Situated near the end of the strip next to the sprawling Kapiolani Park, this aquarium features fascinating exhibits such as jellyfish galleries, giant clams, coral gardens, and even a Hawaiian monk seal habitat. Native to the Hawaiian islands, monk seals are critically endangered, with only about 1,400 left in the wild. As a result, it’s rare to spot these creatures in nature. If you do stumble upon a monk seal, they must be viewed from at least 50 feet away. At the Waikiki Aquarium, guests can safely and closely view the resident male seals, Maka onaona and Hoʻailona. These seals were both rescued as pups and likely wouldn’t survive in the wild.
Only a few steps off Kalakaua on Seaside Avenue is one of the most divine food trucks in all of Hawaii, Holey Grail Donuts. These donuts are made with locally harvested taro and fried in coconut oil. Grab a sampler box and try some of their unique combinations, such as the Black Sabbath (black sesame and apple banana brulee) or the acai bowl donut.
Last but not least, if you’re looking to have dinner somewhere that’s not Dukes or Kimos, check out Buho, a spacious rooftop cantina. Buho uses locally sourced ingredients to bring the flavors of Mexico to Waikiki. Their street tacos don’t disappoint, and the tasty cocktails and city views are an added bonus.
For travelers, Waikiki instills tropical visions of swaying palms, and glittering beaches, and represents the pulse of the Hawaii tourism industry. Although, it wasn’t always this way. Long before western contact, Waikiki was the governmental core of Oahu. In 1794, Waikiki was the starting point for one of the most epic battles in Hawaiian history. King Kamehameha landed on the same glittering beaches that are today lined with high-rise hotels before pushing the Oahu forces out of the area, into the mountains, and to their death over the Pali (cliffs).
It’s hard to imagine Waikiki void of skyscrapers, bustling streets, and people, but this lively neighborhood was actually once swampland, made up of fishponds and taro patches. Waikiki translates to “spouting water,” alluding to the streams and springs that flowed into the area. While tourism is still relatively new to the islands by historical standards, Waikiki has long been a vacation destination. Some of Hawaii’s most highly regarded royals like Kamehameha IV, Kamehameha V, Lunalilo, Kalakaua, Liliuokalani, and Princess Kaiulani made Waikiki their favorite leisure and recreation spot in the 1800s.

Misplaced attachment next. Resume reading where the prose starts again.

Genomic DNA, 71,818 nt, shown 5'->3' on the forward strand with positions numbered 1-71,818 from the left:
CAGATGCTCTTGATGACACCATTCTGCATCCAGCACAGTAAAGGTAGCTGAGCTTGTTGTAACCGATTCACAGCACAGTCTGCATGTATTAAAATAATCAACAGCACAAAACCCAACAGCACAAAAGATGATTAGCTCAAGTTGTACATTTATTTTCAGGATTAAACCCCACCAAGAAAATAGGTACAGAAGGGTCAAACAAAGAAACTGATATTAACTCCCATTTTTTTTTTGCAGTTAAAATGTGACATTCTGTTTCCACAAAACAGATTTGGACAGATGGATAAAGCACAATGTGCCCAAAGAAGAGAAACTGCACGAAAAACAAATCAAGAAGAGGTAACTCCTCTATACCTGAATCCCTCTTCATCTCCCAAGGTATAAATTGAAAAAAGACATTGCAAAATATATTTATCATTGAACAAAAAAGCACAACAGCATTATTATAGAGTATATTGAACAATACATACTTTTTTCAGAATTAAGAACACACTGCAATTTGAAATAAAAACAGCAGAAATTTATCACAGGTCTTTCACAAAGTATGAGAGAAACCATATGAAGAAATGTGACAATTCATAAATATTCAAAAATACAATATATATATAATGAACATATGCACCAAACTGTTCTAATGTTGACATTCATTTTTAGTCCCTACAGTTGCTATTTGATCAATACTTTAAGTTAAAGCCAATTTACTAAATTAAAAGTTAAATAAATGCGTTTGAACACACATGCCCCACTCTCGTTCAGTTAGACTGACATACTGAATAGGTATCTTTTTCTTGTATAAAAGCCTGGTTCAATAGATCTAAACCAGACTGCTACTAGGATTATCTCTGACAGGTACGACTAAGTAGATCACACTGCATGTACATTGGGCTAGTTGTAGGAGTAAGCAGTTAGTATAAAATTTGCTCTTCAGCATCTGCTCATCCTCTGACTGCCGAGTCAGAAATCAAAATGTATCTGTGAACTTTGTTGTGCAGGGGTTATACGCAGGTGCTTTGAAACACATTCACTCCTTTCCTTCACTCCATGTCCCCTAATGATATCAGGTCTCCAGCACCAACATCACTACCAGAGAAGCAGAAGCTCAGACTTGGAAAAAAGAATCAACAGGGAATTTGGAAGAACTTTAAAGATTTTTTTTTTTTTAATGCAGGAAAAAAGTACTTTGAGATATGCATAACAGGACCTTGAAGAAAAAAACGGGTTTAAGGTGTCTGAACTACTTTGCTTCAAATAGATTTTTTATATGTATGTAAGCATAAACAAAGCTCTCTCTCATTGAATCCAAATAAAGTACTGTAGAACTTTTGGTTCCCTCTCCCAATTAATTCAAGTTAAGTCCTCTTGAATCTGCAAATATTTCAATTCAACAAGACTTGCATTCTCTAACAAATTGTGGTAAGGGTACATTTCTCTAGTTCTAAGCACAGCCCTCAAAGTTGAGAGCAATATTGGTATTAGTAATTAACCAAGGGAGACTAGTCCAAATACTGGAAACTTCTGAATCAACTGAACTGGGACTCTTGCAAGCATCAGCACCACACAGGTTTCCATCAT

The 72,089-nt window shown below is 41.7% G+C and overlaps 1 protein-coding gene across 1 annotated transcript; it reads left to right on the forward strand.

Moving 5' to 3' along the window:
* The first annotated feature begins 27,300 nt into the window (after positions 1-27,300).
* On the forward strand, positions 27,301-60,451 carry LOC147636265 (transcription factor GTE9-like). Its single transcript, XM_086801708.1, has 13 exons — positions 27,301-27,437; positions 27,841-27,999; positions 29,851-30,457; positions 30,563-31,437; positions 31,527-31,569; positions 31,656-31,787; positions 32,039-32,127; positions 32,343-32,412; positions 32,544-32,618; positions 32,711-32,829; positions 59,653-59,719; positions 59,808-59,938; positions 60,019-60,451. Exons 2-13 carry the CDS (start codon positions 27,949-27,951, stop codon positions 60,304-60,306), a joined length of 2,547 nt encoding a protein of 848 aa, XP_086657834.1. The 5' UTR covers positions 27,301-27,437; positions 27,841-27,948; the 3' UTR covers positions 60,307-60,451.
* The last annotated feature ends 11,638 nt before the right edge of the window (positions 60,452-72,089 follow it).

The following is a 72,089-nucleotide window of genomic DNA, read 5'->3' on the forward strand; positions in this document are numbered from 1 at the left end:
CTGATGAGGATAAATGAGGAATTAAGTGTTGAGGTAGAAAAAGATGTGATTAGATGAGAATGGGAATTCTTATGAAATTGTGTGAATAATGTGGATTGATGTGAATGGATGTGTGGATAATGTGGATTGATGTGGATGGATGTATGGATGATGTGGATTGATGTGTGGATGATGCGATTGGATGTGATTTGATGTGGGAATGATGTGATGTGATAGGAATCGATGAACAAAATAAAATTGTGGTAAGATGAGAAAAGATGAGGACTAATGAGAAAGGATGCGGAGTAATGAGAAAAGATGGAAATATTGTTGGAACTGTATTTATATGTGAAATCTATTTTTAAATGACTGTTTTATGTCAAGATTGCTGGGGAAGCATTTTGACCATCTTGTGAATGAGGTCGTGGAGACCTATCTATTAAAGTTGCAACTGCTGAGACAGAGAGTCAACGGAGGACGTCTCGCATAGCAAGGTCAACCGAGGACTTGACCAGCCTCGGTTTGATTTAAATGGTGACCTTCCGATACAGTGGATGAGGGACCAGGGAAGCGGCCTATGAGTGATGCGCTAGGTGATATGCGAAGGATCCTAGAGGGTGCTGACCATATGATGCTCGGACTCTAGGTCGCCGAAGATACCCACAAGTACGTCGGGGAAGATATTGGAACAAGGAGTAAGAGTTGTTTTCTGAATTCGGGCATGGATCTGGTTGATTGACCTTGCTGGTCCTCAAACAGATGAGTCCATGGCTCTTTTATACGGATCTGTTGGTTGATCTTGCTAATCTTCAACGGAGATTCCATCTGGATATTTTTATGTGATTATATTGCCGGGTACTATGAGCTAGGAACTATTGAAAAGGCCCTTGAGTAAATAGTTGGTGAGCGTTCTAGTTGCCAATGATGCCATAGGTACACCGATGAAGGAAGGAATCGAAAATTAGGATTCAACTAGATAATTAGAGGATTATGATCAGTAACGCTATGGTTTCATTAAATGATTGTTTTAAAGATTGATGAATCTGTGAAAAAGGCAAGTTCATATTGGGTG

Whether history sparks your interest or not, there is tangible evidence of days passed scattered around this tropical city. Some of Waikiki’s greatest attractions represent significant pieces of history, like the Duke Kahanamoku statue, the Waikiki Aquarium, and iconic hotels like the Moana Surfrider and the Royal Hawaiian Resort. The opening of both of these resorts marked the inception of a new era of tourism and sparked the attention of wealthy American travelers. The Moana Surfrider itself acts as a mini-museum, with over 200 artifacts and twice-weekly tours.
One of the most notorious events in US history took place only miles from the sands of Waikiki- the 1941 attack on Pearl Harbor. During the World War II era, the newfound tourism industry all but stopped, and the newly constructed hotels housed Navy personnel. Martial law was enacted, and barbed wire fences spanned the Waikiki coastline to deter a potential invasion. There is no trace of these fences today, but the imprint of wartime in the Pacific remains. In fact, at 71-acres, the Fort DeRussy military reservation is Waikiki’s largest beach park in Waikiki is actually a military reservation. Fort DeRussy also houses the Hawaii Army Museum, which once served as a coastal artillery battery.
The sheer number of things to do on Oahu is enough to make even the most organized traveler’s head spin. With that in mind, we’ve narrowed down Oahu’s musts so that you can experience the extent of “The Gathering Place’s” wonder: